“Green tea beignets,” my sister said as she shoved her iPhone screen in my face. It is one of Dominique Ansel’s creations in his newest café and she is already making plans in our family group chat to go pay a visit. Even though NYC is just across the bridge, it isn’t simple to make plans and go on a moment’s notice. After all, we all work and have personal obligations. But dang, ever since she said it, I could not get it out of my head. The thought would not stop haunting me, and before I knew it I was googling recipes for beignets and looking up photos of green tea beignets.
Turns out, it was simpler than I thought (which in hindsight, is not necessarily a good thing because it means that I can make beignets on a whim). The dough does not need a mixer or kneading, and it doesn’t even require a second rise! It puffs up beautifully with a honeycombed interior and is just barely sweet. This leaves you with the option to give it a generous shower of powdered sugar.
My matcha is not the highest grade because I didn’t think I would ever need a high quality powder. (In case you didn’t know, matcha can get quite pricey by the ounce.) But for this recipe, I think it is necessary. My green tea powdered sugar does not have the vibrant green that would make it scream, “Hey, I’m green tea flavored!” Instead, it whispers, “I might be something different from regular ol’ powdered sugar, you’re going to have to taste me to see…” This is not the message I wanted to send, but then again you get what you pay for and it is a lesson learned.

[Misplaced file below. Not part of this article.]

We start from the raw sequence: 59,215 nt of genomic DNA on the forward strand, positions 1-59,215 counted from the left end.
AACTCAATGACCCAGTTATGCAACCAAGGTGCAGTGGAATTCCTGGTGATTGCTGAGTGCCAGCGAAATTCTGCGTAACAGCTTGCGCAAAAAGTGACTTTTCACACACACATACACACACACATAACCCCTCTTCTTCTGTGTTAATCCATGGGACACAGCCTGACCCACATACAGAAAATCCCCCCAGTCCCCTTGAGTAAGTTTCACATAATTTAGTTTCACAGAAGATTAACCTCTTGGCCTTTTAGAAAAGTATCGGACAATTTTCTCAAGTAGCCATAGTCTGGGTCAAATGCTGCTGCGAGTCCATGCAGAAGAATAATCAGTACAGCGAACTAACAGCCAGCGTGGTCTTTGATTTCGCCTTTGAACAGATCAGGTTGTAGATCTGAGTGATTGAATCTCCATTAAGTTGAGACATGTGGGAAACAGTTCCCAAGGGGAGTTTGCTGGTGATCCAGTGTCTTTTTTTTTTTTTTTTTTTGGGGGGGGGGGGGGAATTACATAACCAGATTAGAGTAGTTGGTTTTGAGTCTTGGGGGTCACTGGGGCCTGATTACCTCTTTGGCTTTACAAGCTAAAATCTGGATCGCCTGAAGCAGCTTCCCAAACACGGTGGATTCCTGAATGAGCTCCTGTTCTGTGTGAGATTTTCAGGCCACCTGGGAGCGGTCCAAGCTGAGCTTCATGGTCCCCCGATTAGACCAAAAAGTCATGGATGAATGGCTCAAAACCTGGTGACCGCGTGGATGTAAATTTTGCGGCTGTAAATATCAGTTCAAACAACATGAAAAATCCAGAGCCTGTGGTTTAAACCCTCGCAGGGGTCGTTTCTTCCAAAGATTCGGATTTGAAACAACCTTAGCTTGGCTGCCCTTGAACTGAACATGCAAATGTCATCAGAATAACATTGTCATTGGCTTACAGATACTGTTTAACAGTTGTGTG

Either way, how wrong can you go with fried dough and sugar? The only thing is, you need to eat them within about 4 hours (and that’s with using a low heated oven to keep them warm). Past that, the dough starts to get very stale and loses its magical deliciousness.
Green Tea Beginets
1 c. water, 110˚F and not from tap
3 tbsp. sugar, divided
1 ½ tbsp. active dry yeast
3 c. all-purpose flour
¾ tsp. kosher salt
2 large eggs
2 tbsp. vegetable oil